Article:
While all nuts contain health-promoting polyunsaturated fats, walnuts are unique because they also contain omega-3 fatty acids in the form of alpha-linolenic acid (ALA). ALA has been shown to strengthen the integrity of the blood-brain barrier by replenishing DHA levels in the brain and remodeling the membranes of brain endothelial cells.
In a 2019 study of Chinese adults, those who consumed the most nuts (10 grams per day, or just five walnut halves) had higher cognition scores, which translated to being 40% less likely to have poor cognitive function.
Many fruits in the berry family contain high levels of anthocyanins, especially blueberries. Anthocyanins are flavonoid compounds that provide berries (and many other fruits and vegetables) with their deep blue, purple, or red pigments and function as powerful antioxidants and anti-inflammatory agents.
A randomized controlled trial of older adults who consumed purified wild blueberry extract for six months had significant improvements in episodic memory (the ability to recall specific episodes from one's past—what we typically think of as memory) and visual memory (the ability to remember activities, pictures, or words that have been viewed in the past).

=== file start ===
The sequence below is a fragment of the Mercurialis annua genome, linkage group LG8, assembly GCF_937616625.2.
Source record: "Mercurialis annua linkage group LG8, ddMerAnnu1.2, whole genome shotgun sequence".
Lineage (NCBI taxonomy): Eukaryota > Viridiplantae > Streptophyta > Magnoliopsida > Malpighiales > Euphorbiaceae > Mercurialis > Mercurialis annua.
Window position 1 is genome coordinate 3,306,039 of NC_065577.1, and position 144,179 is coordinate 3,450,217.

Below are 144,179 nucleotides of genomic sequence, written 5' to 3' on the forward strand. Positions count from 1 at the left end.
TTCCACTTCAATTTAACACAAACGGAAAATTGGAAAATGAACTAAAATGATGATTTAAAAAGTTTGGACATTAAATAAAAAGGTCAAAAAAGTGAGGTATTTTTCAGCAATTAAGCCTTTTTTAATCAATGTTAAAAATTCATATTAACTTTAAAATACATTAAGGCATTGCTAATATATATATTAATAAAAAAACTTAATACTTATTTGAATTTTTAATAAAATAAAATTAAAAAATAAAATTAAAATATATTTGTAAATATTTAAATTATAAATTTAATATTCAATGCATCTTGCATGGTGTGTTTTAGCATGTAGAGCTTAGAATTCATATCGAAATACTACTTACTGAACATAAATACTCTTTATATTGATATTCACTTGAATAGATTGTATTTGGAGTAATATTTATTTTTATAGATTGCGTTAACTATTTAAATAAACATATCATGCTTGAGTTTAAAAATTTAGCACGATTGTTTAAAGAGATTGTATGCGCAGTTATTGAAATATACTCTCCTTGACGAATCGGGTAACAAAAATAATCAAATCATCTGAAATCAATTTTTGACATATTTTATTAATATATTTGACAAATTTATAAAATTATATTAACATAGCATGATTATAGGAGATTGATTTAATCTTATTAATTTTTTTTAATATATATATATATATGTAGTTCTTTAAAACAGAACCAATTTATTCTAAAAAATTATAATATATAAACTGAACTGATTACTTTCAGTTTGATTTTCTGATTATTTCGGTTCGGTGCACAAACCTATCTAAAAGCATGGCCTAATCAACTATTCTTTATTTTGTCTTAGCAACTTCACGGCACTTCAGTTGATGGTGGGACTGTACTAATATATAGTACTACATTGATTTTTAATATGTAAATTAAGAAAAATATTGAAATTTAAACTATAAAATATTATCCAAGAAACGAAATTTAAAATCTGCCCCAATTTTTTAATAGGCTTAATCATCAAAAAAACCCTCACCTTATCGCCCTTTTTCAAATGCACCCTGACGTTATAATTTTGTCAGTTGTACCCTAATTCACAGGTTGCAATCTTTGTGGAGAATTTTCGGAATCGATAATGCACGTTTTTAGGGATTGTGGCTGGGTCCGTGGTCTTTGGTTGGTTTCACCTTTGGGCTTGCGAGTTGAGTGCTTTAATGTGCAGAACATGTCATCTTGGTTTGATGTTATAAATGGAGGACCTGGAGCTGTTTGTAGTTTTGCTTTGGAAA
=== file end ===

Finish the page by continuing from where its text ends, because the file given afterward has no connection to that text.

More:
Research with animals has found that blueberry supplementation supports cognitive health, including improving memory, increasing BDNF levels, reducing hippocampal neuron loss, protecting vulnerable brain regions, and reducing neuroinflammation.
Mushrooms are a unique kingdom with plenty of beneficial health properties from their antioxidant and bioactive compounds. A recent study with older adults found that those with a greater mushroom intake had better scores on some cognitive performance tests, including CERAD-WL and DSST, which assess learning ability for new verbal information and the presence of cognitive dysfunction, respectively.
While all edible mushrooms are beneficial in some way, functional or medicinal mushrooms like lion’s mane, chaga, and maitake may have even more benefits than typical grocery store portobellos. Lion’s mane mushroom is thought to benefit the brain and nervous system, as it contains bioactive compounds called erinacines that support nerve growth factors, cognition, and neurogenesis—the growth of new neurons.
Lion’s mane has also exhibited antioxidant activity, as it scavenges for free radicals, reduces oxidative stress, and lowers the production of pro-inflammatory signaling compounds called cytokines. A clinical study found that 50- to 80-year-old Japanese men and women with declining cognitive function who took lion’s mane powder for 16 weeks had significantly improved cognitive scores. Previous research has also found that lion’s mane mushrooms reduce neuroinflammation in worms.